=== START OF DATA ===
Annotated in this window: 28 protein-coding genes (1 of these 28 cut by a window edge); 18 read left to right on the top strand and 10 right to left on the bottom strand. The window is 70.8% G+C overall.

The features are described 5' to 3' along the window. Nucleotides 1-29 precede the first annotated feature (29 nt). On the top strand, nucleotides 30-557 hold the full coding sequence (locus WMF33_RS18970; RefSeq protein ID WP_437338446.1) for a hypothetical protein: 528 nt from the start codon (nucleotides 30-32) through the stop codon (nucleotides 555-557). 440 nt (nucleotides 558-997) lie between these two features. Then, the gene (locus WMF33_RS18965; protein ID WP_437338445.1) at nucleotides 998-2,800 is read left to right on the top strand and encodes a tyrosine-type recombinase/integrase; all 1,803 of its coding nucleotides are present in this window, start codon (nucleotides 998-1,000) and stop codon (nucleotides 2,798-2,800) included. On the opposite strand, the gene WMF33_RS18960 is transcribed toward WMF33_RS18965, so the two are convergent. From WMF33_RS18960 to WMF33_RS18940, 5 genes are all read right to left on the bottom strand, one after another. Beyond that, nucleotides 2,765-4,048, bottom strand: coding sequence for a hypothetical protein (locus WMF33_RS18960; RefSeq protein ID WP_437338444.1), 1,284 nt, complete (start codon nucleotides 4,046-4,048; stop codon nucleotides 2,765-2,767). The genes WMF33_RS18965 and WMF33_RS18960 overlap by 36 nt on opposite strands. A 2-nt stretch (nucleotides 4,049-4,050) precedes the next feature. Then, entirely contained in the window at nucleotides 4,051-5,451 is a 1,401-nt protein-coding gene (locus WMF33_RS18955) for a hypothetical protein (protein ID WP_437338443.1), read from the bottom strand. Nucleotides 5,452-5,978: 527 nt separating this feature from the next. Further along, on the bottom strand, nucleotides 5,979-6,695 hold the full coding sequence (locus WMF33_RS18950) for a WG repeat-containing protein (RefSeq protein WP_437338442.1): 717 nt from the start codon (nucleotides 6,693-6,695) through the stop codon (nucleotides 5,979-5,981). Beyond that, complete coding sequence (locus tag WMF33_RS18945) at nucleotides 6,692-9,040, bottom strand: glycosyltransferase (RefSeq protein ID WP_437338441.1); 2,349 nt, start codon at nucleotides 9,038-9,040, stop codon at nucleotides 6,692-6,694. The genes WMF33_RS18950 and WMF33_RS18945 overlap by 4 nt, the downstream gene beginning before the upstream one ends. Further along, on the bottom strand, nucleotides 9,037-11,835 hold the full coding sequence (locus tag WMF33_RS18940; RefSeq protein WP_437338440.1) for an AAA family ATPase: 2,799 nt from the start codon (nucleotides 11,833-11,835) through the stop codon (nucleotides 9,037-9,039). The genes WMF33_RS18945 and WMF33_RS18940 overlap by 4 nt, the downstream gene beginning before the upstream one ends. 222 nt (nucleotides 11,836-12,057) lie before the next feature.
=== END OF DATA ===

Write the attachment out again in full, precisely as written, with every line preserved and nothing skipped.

Annotated in this window: 28 protein-coding genes (1 of these 28 cut by a window edge); 18 read left to right on the top strand and 10 right to left on the bottom strand. The window is 70.8% G+C overall.

The features are described 5' to 3' along the window. Nucleotides 1-29 precede the first annotated feature (29 nt). On the top strand, nucleotides 30-557 hold the full coding sequence (locus WMF33_RS18970; RefSeq protein ID WP_437338446.1) for a hypothetical protein: 528 nt from the start codon (nucleotides 30-32) through the stop codon (nucleotides 555-557). 440 nt (nucleotides 558-997) lie between these two features. Then, the gene (locus WMF33_RS18965; protein ID WP_437338445.1) at nucleotides 998-2,800 is read left to right on the top strand and encodes a tyrosine-type recombinase/integrase; all 1,803 of its coding nucleotides are present in this window, start codon (nucleotides 998-1,000) and stop codon (nucleotides 2,798-2,800) included. On the opposite strand, the gene WMF33_RS18960 is transcribed toward WMF33_RS18965, so the two are convergent. From WMF33_RS18960 to WMF33_RS18940, 5 genes are all read right to left on the bottom strand, one after another. Beyond that, nucleotides 2,765-4,048, bottom strand: coding sequence for a hypothetical protein (locus WMF33_RS18960; RefSeq protein ID WP_437338444.1), 1,284 nt, complete (start codon nucleotides 4,046-4,048; stop codon nucleotides 2,765-2,767). The genes WMF33_RS18965 and WMF33_RS18960 overlap by 36 nt on opposite strands. A 2-nt stretch (nucleotides 4,049-4,050) precedes the next feature. Then, entirely contained in the window at nucleotides 4,051-5,451 is a 1,401-nt protein-coding gene (locus WMF33_RS18955) for a hypothetical protein (protein ID WP_437338443.1), read from the bottom strand. Nucleotides 5,452-5,978: 527 nt separating this feature from the next. Further along, on the bottom strand, nucleotides 5,979-6,695 hold the full coding sequence (locus WMF33_RS18950) for a WG repeat-containing protein (RefSeq protein WP_437338442.1): 717 nt from the start codon (nucleotides 6,693-6,695) through the stop codon (nucleotides 5,979-5,981). Beyond that, complete coding sequence (locus tag WMF33_RS18945) at nucleotides 6,692-9,040, bottom strand: glycosyltransferase (RefSeq protein ID WP_437338441.1); 2,349 nt, start codon at nucleotides 9,038-9,040, stop codon at nucleotides 6,692-6,694. The genes WMF33_RS18950 and WMF33_RS18945 overlap by 4 nt, the downstream gene beginning before the upstream one ends. Further along, on the bottom strand, nucleotides 9,037-11,835 hold the full coding sequence (locus tag WMF33_RS18940; RefSeq protein WP_437338440.1) for an AAA family ATPase: 2,799 nt from the start codon (nucleotides 11,833-11,835) through the stop codon (nucleotides 9,037-9,039). The genes WMF33_RS18945 and WMF33_RS18940 overlap by 4 nt, the downstream gene beginning before the upstream one ends. 222 nt (nucleotides 11,836-12,057) lie before the next feature.